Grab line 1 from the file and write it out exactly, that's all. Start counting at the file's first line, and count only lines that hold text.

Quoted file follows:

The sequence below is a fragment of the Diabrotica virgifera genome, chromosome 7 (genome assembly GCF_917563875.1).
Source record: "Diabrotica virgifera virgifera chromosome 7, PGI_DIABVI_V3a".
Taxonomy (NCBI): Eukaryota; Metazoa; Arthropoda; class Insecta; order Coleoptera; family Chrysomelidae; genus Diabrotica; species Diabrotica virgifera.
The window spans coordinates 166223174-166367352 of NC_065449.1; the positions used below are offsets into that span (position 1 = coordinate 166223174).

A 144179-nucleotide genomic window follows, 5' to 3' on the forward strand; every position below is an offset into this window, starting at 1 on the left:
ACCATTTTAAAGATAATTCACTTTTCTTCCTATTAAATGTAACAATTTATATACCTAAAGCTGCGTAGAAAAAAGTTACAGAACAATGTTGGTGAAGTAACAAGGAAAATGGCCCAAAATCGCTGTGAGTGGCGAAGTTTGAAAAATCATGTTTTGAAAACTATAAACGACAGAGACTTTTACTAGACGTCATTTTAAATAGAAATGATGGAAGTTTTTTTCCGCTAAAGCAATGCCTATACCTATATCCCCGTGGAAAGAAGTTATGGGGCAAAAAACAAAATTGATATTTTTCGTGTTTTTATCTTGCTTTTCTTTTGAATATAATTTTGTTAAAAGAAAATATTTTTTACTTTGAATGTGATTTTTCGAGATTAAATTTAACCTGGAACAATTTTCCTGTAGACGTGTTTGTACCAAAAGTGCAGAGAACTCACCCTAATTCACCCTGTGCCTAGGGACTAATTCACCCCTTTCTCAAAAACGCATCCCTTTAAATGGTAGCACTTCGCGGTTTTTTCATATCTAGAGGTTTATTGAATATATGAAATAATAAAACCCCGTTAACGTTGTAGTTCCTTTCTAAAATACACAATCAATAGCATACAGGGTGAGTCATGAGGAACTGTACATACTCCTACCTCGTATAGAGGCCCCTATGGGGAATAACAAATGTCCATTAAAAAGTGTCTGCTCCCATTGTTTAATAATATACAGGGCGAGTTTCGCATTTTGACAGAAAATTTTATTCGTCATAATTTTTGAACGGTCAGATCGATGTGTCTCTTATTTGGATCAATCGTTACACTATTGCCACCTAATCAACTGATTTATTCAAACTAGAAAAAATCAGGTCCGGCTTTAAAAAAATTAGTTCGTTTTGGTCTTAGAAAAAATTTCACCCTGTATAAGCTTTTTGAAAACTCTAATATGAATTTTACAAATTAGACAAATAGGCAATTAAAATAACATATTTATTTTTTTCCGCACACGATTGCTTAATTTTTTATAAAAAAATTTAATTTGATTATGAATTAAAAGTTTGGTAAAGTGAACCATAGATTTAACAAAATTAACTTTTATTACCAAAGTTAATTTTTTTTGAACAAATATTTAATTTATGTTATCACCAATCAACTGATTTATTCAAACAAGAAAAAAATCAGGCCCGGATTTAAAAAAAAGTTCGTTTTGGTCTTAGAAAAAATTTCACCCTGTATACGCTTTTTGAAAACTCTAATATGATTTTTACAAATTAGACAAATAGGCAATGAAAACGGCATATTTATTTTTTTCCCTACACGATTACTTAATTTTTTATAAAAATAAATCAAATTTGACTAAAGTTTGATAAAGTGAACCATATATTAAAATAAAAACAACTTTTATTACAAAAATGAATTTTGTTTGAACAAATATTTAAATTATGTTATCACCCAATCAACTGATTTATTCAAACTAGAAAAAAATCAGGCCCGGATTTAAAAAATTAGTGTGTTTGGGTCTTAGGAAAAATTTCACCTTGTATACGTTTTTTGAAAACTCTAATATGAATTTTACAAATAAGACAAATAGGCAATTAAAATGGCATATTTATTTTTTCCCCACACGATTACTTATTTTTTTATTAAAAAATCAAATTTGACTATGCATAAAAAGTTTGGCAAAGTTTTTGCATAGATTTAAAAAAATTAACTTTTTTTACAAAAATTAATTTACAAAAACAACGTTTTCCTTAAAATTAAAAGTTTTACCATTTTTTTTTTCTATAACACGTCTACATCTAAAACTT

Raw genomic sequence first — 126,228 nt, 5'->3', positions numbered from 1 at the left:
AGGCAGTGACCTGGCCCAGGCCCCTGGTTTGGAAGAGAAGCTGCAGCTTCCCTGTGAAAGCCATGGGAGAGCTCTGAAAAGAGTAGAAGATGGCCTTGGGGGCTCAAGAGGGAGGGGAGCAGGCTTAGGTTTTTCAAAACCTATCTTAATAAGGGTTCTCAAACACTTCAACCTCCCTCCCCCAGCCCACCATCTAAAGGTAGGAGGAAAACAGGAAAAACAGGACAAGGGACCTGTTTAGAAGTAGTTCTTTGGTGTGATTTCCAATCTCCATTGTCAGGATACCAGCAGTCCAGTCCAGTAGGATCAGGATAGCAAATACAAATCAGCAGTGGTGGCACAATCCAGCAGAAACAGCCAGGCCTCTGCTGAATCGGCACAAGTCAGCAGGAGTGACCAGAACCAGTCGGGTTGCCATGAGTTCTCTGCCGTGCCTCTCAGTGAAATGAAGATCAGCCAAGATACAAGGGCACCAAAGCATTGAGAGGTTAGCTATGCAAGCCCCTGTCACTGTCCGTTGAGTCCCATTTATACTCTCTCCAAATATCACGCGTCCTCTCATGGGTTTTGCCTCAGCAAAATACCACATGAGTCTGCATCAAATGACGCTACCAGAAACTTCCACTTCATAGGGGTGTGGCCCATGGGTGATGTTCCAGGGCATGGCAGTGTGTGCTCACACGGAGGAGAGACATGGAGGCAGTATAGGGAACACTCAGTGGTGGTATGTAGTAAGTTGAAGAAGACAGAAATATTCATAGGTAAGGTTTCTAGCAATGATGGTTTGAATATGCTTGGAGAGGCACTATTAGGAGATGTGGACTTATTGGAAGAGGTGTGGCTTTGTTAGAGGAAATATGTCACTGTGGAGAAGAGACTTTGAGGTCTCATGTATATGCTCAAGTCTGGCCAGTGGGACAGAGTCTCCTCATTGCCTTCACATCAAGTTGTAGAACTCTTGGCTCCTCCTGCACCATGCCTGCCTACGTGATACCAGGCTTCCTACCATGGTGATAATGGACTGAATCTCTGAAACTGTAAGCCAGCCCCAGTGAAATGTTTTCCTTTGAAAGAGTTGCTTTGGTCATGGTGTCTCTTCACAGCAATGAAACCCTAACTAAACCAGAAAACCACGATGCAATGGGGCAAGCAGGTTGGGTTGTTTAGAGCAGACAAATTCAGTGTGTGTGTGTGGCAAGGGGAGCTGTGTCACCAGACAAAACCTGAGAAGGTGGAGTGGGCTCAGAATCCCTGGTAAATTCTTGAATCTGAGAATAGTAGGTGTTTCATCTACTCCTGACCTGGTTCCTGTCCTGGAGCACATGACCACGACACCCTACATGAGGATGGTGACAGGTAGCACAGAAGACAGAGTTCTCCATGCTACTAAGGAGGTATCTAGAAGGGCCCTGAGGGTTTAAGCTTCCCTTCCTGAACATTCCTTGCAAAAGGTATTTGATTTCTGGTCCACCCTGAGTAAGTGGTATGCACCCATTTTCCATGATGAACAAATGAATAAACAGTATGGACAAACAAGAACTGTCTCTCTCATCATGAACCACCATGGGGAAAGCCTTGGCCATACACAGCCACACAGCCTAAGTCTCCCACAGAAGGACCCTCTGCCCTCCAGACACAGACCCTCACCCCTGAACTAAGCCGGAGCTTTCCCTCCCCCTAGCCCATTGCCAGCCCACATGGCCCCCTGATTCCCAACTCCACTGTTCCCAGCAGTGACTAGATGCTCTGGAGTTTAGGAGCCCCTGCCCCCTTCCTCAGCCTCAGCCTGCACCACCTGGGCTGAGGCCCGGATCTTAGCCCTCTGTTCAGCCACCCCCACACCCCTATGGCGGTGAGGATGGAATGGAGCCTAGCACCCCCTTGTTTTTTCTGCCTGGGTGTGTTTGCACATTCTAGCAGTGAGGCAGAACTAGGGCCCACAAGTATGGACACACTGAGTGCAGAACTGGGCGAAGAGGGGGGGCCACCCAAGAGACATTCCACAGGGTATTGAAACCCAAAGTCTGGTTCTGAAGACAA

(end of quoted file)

The sequence below is a fragment of the Diabrotica virgifera genome, chromosome 7 (genome assembly GCF_917563875.1).